A survey conducted by OnePoll and commissioned by Aroma (Be) Free by Saje Natural Wellness has found that 1 in 3 Americans haven’t had time for relaxation for more than three months. The survey of 2000 Americans looked into the self-care habits of Americans.
How Americans chose to relax themselves
The researchers found that the participants exercised self-care in various ways, such as taking a nap after a long day (37%), taking bubble baths (48%), and listening to music (54%). Most of the participants liked to set a mood before a long day. About 47% of the respondents listened to music, while 55% chose comfortable clothing.
Some of the respondents bought candles and bath bombs to help them relax. However, 27% found they couldn’t use them until two weeks later. About 65% of the respondents thought they would like to spend more time on their self-care practices though they lacked the time for it.
The respondents thought they should exercise self-care at least four days a week, but 67% found this too complicated. To find more time for their routines, some would sacrifice their favorite food (24%) while others quit social media (32%).
When asked what they would do if they had more time on their hands, 31% of the study participants said they would go on long drives, 39% would take more bubble baths, and 40% would spend more time listening to music.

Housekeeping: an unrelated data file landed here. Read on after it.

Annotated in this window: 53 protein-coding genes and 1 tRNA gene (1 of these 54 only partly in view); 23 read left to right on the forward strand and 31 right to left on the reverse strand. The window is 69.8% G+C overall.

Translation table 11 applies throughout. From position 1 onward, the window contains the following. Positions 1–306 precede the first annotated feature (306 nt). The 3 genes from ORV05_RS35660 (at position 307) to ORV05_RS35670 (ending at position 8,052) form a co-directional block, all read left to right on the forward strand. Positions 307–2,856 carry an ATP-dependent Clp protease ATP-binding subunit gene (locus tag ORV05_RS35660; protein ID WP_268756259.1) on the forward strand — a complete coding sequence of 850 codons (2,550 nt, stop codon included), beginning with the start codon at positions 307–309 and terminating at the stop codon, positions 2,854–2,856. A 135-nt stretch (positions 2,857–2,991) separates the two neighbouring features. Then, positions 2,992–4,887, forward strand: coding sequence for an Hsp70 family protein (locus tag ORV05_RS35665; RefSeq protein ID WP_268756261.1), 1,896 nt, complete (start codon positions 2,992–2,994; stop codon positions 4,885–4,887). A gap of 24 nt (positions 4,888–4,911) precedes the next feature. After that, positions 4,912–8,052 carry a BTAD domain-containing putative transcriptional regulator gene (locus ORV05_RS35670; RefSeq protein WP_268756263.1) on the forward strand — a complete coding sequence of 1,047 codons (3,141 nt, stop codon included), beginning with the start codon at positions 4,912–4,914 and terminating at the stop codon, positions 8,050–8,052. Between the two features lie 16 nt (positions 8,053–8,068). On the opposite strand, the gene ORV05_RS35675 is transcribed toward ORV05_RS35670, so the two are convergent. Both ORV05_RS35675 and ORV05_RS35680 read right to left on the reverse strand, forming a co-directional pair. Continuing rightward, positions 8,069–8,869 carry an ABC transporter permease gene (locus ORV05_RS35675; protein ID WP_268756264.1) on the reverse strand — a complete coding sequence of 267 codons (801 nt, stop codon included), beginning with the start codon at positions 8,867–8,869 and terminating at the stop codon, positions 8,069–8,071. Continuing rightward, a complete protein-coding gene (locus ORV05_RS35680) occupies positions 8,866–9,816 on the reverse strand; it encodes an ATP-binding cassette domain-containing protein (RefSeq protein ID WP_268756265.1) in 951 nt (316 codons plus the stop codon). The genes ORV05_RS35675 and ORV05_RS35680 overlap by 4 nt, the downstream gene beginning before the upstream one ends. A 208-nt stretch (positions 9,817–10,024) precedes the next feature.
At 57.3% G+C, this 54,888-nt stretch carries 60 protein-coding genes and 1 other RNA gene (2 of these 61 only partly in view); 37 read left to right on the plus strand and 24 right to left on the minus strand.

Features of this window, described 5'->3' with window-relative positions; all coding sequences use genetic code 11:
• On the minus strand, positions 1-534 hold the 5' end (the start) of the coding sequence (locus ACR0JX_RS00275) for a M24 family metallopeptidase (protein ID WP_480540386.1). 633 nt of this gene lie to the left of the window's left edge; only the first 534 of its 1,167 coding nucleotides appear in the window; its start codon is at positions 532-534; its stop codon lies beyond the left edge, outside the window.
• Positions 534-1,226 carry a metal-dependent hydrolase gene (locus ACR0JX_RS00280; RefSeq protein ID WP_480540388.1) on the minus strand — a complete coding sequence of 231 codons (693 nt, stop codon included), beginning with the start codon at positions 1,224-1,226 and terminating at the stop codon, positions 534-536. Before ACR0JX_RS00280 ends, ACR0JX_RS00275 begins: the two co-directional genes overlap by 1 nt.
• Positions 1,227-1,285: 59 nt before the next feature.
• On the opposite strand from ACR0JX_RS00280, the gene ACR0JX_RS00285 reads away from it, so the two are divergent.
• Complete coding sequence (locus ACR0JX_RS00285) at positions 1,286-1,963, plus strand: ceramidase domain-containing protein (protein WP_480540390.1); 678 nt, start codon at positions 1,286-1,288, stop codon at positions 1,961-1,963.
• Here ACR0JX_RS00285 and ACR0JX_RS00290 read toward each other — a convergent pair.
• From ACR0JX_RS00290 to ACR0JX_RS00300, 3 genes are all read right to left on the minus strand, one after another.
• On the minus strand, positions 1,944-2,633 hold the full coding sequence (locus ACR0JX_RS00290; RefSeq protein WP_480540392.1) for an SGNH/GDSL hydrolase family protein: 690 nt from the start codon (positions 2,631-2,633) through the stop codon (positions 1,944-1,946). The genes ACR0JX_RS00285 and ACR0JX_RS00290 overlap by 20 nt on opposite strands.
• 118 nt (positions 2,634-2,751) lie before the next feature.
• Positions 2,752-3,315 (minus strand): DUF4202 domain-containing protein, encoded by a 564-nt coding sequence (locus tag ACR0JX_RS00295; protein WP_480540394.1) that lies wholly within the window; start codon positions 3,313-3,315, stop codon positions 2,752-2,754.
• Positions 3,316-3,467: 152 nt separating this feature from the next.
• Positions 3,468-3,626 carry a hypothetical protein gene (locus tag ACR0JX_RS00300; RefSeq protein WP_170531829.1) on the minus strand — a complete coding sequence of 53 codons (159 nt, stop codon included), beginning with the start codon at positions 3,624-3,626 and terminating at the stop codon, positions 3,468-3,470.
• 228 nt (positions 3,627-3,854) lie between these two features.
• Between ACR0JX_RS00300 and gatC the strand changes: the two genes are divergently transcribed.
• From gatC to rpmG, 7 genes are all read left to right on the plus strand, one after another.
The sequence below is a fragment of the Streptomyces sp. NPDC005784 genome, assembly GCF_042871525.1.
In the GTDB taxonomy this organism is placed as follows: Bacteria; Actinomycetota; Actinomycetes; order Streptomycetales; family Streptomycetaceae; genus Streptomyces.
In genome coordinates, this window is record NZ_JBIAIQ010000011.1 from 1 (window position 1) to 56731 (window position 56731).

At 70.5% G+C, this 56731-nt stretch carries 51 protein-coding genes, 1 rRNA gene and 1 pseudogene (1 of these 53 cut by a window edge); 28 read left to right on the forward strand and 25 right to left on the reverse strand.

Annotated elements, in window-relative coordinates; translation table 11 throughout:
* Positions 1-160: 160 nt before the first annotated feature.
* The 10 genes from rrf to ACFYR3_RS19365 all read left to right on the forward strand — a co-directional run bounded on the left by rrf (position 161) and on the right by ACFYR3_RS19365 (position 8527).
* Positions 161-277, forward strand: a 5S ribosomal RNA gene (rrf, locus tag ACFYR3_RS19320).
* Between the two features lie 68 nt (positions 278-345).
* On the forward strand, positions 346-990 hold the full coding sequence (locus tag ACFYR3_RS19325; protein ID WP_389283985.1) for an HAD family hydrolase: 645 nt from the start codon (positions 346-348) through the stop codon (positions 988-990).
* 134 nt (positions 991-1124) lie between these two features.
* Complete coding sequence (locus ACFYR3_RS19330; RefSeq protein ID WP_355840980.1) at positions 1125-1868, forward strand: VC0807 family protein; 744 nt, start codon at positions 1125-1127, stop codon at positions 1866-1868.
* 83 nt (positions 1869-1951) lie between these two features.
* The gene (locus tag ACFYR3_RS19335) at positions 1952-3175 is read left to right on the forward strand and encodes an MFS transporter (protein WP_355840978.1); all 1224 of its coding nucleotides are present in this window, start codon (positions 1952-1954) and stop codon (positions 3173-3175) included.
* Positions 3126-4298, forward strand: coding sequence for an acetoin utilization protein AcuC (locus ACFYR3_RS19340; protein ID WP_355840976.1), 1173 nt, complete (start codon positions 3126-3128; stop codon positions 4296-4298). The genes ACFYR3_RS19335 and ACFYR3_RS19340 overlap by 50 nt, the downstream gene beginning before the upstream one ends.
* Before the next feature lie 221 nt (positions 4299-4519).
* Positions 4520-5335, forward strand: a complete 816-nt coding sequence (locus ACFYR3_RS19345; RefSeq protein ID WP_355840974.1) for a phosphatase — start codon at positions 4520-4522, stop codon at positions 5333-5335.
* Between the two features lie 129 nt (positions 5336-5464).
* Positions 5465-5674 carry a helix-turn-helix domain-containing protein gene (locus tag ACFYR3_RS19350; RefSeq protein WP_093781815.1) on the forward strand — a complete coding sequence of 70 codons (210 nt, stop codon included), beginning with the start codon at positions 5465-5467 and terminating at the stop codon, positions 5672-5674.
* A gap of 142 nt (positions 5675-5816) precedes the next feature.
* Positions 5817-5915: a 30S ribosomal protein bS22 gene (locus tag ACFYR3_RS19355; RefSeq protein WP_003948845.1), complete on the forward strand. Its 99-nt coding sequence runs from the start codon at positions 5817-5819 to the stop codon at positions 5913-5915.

Americans prioritize mental health in self-care
About 85% of the respondents thought that looking after their mental health was an essential part of self-care. Another 76% thought employers should give mental health days to workers. The average respondents said they had taken three mental health days off this year.
There were many ways respondents chose to look after their mental health. These include reducing stress levels (41%), getting enough sleep (43%) and staying active (47%).
Many of the respondents used scented candles to help them relax. About 4 in 5 said the candles could influence their mood. They used various scents to achieve relaxation, such as rose (30%), vanilla (38%) and lavender (47%).
Aromatherapists and neuroscientists agree that scent is the sense with the most vital link to memory. About 32% of the respondents agreed to this.